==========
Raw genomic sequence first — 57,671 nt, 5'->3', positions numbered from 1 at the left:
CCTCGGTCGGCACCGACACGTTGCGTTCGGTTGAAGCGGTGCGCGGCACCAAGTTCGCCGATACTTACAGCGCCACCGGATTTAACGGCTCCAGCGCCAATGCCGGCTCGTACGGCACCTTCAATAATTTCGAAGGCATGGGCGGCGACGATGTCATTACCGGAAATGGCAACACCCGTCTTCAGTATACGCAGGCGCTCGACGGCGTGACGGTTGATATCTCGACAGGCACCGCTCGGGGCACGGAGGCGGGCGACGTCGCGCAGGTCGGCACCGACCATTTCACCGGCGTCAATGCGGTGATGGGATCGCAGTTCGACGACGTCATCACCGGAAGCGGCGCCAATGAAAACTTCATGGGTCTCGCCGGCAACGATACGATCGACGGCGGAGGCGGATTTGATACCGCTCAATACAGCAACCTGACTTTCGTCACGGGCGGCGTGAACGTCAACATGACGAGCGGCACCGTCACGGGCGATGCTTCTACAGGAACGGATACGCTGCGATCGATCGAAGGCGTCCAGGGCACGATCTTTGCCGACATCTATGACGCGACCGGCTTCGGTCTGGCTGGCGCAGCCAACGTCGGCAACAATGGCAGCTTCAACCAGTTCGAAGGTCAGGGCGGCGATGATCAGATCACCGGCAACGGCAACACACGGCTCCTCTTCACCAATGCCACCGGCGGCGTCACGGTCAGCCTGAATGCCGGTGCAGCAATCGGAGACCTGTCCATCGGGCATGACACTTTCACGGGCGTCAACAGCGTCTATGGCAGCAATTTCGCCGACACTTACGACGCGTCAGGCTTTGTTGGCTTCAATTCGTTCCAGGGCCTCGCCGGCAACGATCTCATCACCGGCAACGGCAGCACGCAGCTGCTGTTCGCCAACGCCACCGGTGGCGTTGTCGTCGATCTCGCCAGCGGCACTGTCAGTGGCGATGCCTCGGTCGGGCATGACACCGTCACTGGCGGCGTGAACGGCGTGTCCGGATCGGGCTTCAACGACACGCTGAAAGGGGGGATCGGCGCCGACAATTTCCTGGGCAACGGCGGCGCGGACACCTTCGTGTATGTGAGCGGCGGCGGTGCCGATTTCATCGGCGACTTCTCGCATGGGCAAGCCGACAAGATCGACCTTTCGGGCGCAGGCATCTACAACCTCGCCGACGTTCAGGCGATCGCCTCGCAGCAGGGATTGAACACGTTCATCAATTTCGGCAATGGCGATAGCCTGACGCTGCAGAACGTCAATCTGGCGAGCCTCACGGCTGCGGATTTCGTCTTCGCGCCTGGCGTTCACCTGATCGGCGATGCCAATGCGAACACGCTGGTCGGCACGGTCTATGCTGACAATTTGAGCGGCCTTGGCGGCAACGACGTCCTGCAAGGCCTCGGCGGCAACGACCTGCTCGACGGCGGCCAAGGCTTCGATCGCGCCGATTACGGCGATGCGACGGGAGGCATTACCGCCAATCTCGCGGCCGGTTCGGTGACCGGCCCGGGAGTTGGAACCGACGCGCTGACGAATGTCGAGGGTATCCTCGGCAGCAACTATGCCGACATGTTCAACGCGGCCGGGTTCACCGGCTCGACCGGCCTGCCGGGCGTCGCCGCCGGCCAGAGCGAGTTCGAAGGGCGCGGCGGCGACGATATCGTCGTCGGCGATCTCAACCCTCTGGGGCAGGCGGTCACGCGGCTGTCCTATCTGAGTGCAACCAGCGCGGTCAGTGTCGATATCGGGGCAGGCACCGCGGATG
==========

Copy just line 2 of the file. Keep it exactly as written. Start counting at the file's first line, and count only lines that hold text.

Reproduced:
CCTCGGTCGGCACCGACACGTTGCGTTCGGTTGAAGCGGTGCGCGGCACCAAGTTCGCCGATACTTACAGCGCCACCGGATTTAACGGCTCCAGCGCCAATGCCGGCTCGTACGGCACCTTCAATAATTTCGAAGGCATGGGCGGCGACGATGTCATTACCGGAAATGGCAACACCCGTCTTCAGTATACGCAGGCGCTCGACGGCGTGACGGTTGATATCTCGACAGGCACCGCTCGGGGCACGGAGGCGGGCGACGTCGCGCAGGTCGGCACCGACCATTTCACCGGCGTCAATGCGGTGATGGGATCGCAGTTCGACGACGTCATCACCGGAAGCGGCGCCAATGAAAACTTCATGGGTCTCGCCGGCAACGATACGATCGACGGCGGAGGCGGATTTGATACCGCTCAATACAGCAACCTGACTTTCGTCACGGGCGGCGTGAACGTCAACATGACGAGCGGCACCGTCACGGGCGATGCTTCTACAGGAACGGATACGCTGCGATCGATCGAAGGCGTCCAGGGCACGATCTTTGCCGACATCTATGACGCGACCGGCTTCGGTCTGGCTGGCGCAGCCAACGTCGGCAACAATGGCAGCTTCAACCAGTTCGAAGGTCAGGGCGGCGATGATCAGATCACCGGCAACGGCAACACACGGCTCCTCTTCACCAATGCCACCGGCGGCGTCACGGTCAGCCTGAATGCCGGTGCAGCAATCGGAGACCTGTCCATCGGGCATGACACTTTCACGGGCGTCAACAGCGTCTATGGCAGCAATTTCGCCGACACTTACGACGCGTCAGGCTTTGTTGGCTTCAATTCGTTCCAGGGCCTCGCCGGCAACGATCTCATCACCGGCAACGGCAGCACGCAGCTGCTGTTCGCCAACGCCACCGGTGGCGTTGTCGTCGATCTCGCCAGCGGCACTGTCAGTGGCGATGCCTCGGTCGGGCATGACACCGTCACTGGCGGCGTGAACGGCGTGTCCGGATCGGGCTTCAACGACACGCTGAAAGGGGGGATCGGCGCCGACAATTTCCTGGGCAACGGCGGCGCGGACACCTTCGTGTATGTGAGCGGCGGCGGTGCCGATTTCATCGGCGACTTCTCGCATGGGCAAGCCGACAAGATCGACCTTTCGGGCGCAGGCATCTACAACCTCGCCGACGTTCAGGCGATCGCCTCGCAGCAGGGATTGAACACGTTCATCAATTTCGGCAATGGCGATAGCCTGACGCTGCAGAACGTCAATCTGGCGAGCCTCACGGCTGCGGATTTCGTCTTCGCGCCTGGCGTTCACCTGATCGGCGATGCCAATGCGAACACGCTGGTCGGCACGGTCTATGCTGACAATTTGAGCGGCCTTGGCGGCAACGACGTCCTGCAAGGCCTCGGCGGCAACGACCTGCTCGACGGCGGCCAAGGCTTCGATCGCGCCGATTACGGCGATGCGACGGGAGGCATTACCGCCAATCTCGCGGCCGGTTCGGTGACCGGCCCGGGAGTTGGAACCGACGCGCTGACGAATGTCGAGGGTATCCTCGGCAGCAACTATGCCGACATGTTCAACGCGGCCGGGTTCACCGGCTCGACCGGCCTGCCGGGCGTCGCCGCCGGCCAGAGCGAGTTCGAAGGGCGCGGCGGCGACGATATCGTCGTCGGCGATCTCAACCCTCTGGGGCAGGCGGTCACGCGGCTGTCCTATCTGAGTGCAACCAGCGCGGTCAGTGTCGATATCGGGGCAGGCACCGCGGATG